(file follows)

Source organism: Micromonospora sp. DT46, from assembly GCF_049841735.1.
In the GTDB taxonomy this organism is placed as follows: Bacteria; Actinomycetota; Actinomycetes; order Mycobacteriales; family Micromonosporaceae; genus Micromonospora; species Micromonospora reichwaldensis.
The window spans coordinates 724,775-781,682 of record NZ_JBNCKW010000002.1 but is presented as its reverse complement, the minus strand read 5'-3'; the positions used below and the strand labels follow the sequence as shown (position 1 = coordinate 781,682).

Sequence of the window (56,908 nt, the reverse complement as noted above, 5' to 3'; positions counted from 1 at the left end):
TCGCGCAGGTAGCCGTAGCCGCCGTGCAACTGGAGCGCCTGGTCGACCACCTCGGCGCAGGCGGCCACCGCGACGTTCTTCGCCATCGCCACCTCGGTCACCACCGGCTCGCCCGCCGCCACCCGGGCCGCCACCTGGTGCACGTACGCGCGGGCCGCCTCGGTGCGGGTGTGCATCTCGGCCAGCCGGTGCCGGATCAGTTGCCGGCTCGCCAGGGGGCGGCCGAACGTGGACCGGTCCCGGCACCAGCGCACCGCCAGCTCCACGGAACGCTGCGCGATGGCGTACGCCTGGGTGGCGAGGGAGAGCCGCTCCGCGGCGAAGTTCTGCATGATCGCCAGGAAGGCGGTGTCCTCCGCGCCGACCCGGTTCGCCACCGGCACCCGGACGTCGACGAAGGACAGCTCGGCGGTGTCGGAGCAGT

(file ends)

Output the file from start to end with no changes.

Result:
Source organism: Micromonospora sp. DT46, from assembly GCF_049841735.1.
In the GTDB taxonomy this organism is placed as follows: Bacteria; Actinomycetota; Actinomycetes; order Mycobacteriales; family Micromonosporaceae; genus Micromonospora; species Micromonospora reichwaldensis.
The window spans coordinates 724,775-781,682 of record NZ_JBNCKW010000002.1 but is presented as its reverse complement, the minus strand read 5'-3'; the positions used below and the strand labels follow the sequence as shown (position 1 = coordinate 781,682).

Sequence of the window (56,908 nt, the reverse complement as noted above, 5' to 3'; positions counted from 1 at the left end):
TCGCGCAGGTAGCCGTAGCCGCCGTGCAACTGGAGCGCCTGGTCGACCACCTCGGCGCAGGCGGCCACCGCGACGTTCTTCGCCATCGCCACCTCGGTCACCACCGGCTCGCCCGCCGCCACCCGGGCCGCCACCTGGTGCACGTACGCGCGGGCCGCCTCGGTGCGGGTGTGCATCTCGGCCAGCCGGTGCCGGATCAGTTGCCGGCTCGCCAGGGGGCGGCCGAACGTGGACCGGTCCCGGCACCAGCGCACCGCCAGCTCCACGGAACGCTGCGCGATGGCGTACGCCTGGGTGGCGAGGGAGAGCCGCTCCGCGGCGAAGTTCTGCATGATCGCCAGGAAGGCGGTGTCCTCCGCGCCGACCCGGTTCGCCACCGGCACCCGGACGTCGACGAAGGACAGCTCGGCGGTGTCGGAGCAGT